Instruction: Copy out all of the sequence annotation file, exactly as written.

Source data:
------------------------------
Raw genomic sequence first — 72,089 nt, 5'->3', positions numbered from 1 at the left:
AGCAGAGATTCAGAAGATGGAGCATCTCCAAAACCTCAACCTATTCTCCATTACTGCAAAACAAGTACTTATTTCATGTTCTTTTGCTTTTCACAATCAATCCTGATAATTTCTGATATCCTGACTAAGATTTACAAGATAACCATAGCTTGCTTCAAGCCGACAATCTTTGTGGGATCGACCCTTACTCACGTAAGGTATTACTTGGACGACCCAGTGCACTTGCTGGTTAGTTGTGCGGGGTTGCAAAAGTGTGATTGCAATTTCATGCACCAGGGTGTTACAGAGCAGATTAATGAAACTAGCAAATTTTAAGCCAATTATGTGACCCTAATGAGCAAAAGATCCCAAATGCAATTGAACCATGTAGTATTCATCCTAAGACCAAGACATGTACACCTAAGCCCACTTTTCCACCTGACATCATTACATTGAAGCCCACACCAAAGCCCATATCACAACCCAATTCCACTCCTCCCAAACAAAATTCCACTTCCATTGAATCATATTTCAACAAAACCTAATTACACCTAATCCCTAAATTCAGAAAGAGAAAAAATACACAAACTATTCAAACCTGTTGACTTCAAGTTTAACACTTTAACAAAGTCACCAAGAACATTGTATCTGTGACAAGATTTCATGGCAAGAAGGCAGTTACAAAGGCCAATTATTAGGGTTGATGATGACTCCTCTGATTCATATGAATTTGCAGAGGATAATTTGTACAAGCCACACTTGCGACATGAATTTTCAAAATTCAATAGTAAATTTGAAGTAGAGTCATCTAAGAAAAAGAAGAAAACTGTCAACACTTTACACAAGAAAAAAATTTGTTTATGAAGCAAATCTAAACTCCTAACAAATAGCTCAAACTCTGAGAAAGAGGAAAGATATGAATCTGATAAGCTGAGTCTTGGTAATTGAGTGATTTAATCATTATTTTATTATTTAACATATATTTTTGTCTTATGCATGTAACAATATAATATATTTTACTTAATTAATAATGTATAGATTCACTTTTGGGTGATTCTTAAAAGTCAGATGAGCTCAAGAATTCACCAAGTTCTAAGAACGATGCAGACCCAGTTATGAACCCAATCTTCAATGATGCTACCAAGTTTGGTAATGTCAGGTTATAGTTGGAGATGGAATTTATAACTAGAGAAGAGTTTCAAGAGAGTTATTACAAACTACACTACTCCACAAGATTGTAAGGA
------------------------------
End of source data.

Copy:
Raw genomic sequence first — 72,089 nt, 5'->3', positions numbered from 1 at the left:
AGCAGAGATTCAGAAGATGGAGCATCTCCAAAACCTCAACCTATTCTCCATTACTGCAAAACAAGTACTTATTTCATGTTCTTTTGCTTTTCACAATCAATCCTGATAATTTCTGATATCCTGACTAAGATTTACAAGATAACCATAGCTTGCTTCAAGCCGACAATCTTTGTGGGATCGACCCTTACTCACGTAAGGTATTACTTGGACGACCCAGTGCACTTGCTGGTTAGTTGTGCGGGGTTGCAAAAGTGTGATTGCAATTTCATGCACCAGGGTGTTACAGAGCAGATTAATGAAACTAGCAAATTTTAAGCCAATTATGTGACCCTAATGAGCAAAAGATCCCAAATGCAATTGAACCATGTAGTATTCATCCTAAGACCAAGACATGTACACCTAAGCCCACTTTTCCACCTGACATCATTACATTGAAGCCCACACCAAAGCCCATATCACAACCCAATTCCACTCCTCCCAAACAAAATTCCACTTCCATTGAATCATATTTCAACAAAACCTAATTACACCTAATCCCTAAATTCAGAAAGAGAAAAAATACACAAACTATTCAAACCTGTTGACTTCAAGTTTAACACTTTAACAAAGTCACCAAGAACATTGTATCTGTGACAAGATTTCATGGCAAGAAGGCAGTTACAAAGGCCAATTATTAGGGTTGATGATGACTCCTCTGATTCATATGAATTTGCAGAGGATAATTTGTACAAGCCACACTTGCGACATGAATTTTCAAAATTCAATAGTAAATTTGAAGTAGAGTCATCTAAGAAAAAGAAGAAAACTGTCAACACTTTACACAAGAAAAAAATTTGTTTATGAAGCAAATCTAAACTCCTAACAAATAGCTCAAACTCTGAGAAAGAGGAAAGATATGAATCTGATAAGCTGAGTCTTGGTAATTGAGTGATTTAATCATTATTTTATTATTTAACATATATTTTTGTCTTATGCATGTAACAATATAATATATTTTACTTAATTAATAATGTATAGATTCACTTTTGGGTGATTCTTAAAAGTCAGATGAGCTCAAGAATTCACCAAGTTCTAAGAACGATGCAGACCCAGTTATGAACCCAATCTTCAATGATGCTACCAAGTTTGGTAATGTCAGGTTATAGTTGGAGATGGAATTTATAACTAGAGAAGAGTTTCAAGAGAGTTATTACAAACTACACTACTCCACAAGATTGTAAGGA